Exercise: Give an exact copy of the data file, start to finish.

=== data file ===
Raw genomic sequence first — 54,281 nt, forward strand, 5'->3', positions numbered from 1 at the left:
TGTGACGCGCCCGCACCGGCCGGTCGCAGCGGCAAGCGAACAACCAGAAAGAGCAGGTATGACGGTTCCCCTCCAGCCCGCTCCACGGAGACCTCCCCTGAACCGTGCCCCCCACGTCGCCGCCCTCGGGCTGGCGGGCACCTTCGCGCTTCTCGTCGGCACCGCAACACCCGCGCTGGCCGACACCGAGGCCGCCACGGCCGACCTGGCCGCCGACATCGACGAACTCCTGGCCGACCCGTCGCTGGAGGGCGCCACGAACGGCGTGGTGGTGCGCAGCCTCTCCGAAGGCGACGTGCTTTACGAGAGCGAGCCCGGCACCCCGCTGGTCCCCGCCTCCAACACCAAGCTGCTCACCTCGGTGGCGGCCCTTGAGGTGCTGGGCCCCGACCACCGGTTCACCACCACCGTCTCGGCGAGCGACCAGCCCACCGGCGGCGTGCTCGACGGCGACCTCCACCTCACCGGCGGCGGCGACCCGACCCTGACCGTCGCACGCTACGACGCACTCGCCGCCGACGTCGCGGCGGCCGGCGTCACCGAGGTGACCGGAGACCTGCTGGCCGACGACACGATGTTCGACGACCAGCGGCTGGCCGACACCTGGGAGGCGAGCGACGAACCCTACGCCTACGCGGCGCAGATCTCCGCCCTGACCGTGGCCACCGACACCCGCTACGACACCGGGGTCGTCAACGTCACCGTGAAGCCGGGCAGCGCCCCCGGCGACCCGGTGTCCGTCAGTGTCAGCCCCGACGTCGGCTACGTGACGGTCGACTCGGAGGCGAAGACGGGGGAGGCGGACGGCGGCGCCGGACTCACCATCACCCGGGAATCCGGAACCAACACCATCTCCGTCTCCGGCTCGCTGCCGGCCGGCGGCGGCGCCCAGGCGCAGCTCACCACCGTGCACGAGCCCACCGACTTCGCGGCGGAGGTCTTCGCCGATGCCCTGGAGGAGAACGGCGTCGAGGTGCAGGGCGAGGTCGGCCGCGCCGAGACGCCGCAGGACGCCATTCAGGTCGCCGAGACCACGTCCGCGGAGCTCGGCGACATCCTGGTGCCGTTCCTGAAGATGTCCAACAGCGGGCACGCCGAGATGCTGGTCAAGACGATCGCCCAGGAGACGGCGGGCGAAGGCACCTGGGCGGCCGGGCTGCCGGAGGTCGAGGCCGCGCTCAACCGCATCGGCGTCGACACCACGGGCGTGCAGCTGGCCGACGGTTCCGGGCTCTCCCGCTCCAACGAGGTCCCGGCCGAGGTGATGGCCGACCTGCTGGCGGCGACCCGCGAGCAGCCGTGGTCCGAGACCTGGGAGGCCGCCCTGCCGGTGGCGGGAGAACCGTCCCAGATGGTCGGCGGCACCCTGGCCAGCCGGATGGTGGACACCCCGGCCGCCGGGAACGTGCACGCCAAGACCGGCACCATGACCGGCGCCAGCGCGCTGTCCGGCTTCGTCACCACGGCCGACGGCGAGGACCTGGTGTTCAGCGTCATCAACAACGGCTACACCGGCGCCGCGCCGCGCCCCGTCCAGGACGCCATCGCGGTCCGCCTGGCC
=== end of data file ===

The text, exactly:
Raw genomic sequence first — 54,281 nt, forward strand, 5'->3', positions numbered from 1 at the left:
TGTGACGCGCCCGCACCGGCCGGTCGCAGCGGCAAGCGAACAACCAGAAAGAGCAGGTATGACGGTTCCCCTCCAGCCCGCTCCACGGAGACCTCCCCTGAACCGTGCCCCCCACGTCGCCGCCCTCGGGCTGGCGGGCACCTTCGCGCTTCTCGTCGGCACCGCAACACCCGCGCTGGCCGACACCGAGGCCGCCACGGCCGACCTGGCCGCCGACATCGACGAACTCCTGGCCGACCCGTCGCTGGAGGGCGCCACGAACGGCGTGGTGGTGCGCAGCCTCTCCGAAGGCGACGTGCTTTACGAGAGCGAGCCCGGCACCCCGCTGGTCCCCGCCTCCAACACCAAGCTGCTCACCTCGGTGGCGGCCCTTGAGGTGCTGGGCCCCGACCACCGGTTCACCACCACCGTCTCGGCGAGCGACCAGCCCACCGGCGGCGTGCTCGACGGCGACCTCCACCTCACCGGCGGCGGCGACCCGACCCTGACCGTCGCACGCTACGACGCACTCGCCGCCGACGTCGCGGCGGCCGGCGTCACCGAGGTGACCGGAGACCTGCTGGCCGACGACACGATGTTCGACGACCAGCGGCTGGCCGACACCTGGGAGGCGAGCGACGAACCCTACGCCTACGCGGCGCAGATCTCCGCCCTGACCGTGGCCACCGACACCCGCTACGACACCGGGGTCGTCAACGTCACCGTGAAGCCGGGCAGCGCCCCCGGCGACCCGGTGTCCGTCAGTGTCAGCCCCGACGTCGGCTACGTGACGGTCGACTCGGAGGCGAAGACGGGGGAGGCGGACGGCGGCGCCGGACTCACCATCACCCGGGAATCCGGAACCAACACCATCTCCGTCTCCGGCTCGCTGCCGGCCGGCGGCGGCGCCCAGGCGCAGCTCACCACCGTGCACGAGCCCACCGACTTCGCGGCGGAGGTCTTCGCCGATGCCCTGGAGGAGAACGGCGTCGAGGTGCAGGGCGAGGTCGGCCGCGCCGAGACGCCGCAGGACGCCATTCAGGTCGCCGAGACCACGTCCGCGGAGCTCGGCGACATCCTGGTGCCGTTCCTGAAGATGTCCAACAGCGGGCACGCCGAGATGCTGGTCAAGACGATCGCCCAGGAGACGGCGGGCGAAGGCACCTGGGCGGCCGGGCTGCCGGAGGTCGAGGCCGCGCTCAACCGCATCGGCGTCGACACCACGGGCGTGCAGCTGGCCGACGGTTCCGGGCTCTCCCGCTCCAACGAGGTCCCGGCCGAGGTGATGGCCGACCTGCTGGCGGCGACCCGCGAGCAGCCGTGGTCCGAGACCTGGGAGGCCGCCCTGCCGGTGGCGGGAGAACCGTCCCAGATGGTCGGCGGCACCCTGGCCAGCCGGATGGTGGACACCCCGGCCGCCGGGAACGTGCACGCCAAGACCGGCACCATGACCGGCGCCAGCGCGCTGTCCGGCTTCGTCACCACGGCCGACGGCGAGGACCTGGTGTTCAGCGTCATCAACAACGGCTACACCGGCGCCGCGCCGCGCCCCGTCCAGGACGCCATCGCGGTCCGCCTGGCC